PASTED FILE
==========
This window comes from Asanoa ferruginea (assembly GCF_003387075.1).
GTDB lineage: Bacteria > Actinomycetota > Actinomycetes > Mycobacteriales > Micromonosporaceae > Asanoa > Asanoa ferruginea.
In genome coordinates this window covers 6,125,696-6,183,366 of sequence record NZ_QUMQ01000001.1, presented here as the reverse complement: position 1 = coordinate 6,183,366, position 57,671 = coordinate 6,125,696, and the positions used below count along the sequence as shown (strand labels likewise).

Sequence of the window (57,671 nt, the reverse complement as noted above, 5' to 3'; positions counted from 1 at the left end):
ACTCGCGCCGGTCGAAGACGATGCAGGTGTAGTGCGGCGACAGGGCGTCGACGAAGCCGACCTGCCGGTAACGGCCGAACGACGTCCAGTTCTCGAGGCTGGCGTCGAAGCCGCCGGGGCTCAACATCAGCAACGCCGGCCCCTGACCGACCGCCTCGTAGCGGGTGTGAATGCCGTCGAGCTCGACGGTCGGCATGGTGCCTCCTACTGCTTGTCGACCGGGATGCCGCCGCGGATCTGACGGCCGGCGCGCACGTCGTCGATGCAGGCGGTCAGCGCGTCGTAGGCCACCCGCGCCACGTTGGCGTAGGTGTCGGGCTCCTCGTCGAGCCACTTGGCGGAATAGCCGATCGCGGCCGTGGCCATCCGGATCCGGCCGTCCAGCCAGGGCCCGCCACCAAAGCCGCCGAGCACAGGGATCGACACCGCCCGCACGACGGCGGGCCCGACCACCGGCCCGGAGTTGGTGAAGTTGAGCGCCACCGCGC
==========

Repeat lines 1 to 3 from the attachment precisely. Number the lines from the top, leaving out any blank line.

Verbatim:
This window comes from Asanoa ferruginea (assembly GCF_003387075.1).
GTDB lineage: Bacteria > Actinomycetota > Actinomycetes > Mycobacteriales > Micromonosporaceae > Asanoa > Asanoa ferruginea.
In genome coordinates this window covers 6,125,696-6,183,366 of sequence record NZ_QUMQ01000001.1, presented here as the reverse complement: position 1 = coordinate 6,183,366, position 57,671 = coordinate 6,125,696, and the positions used below count along the sequence as shown (strand labels likewise).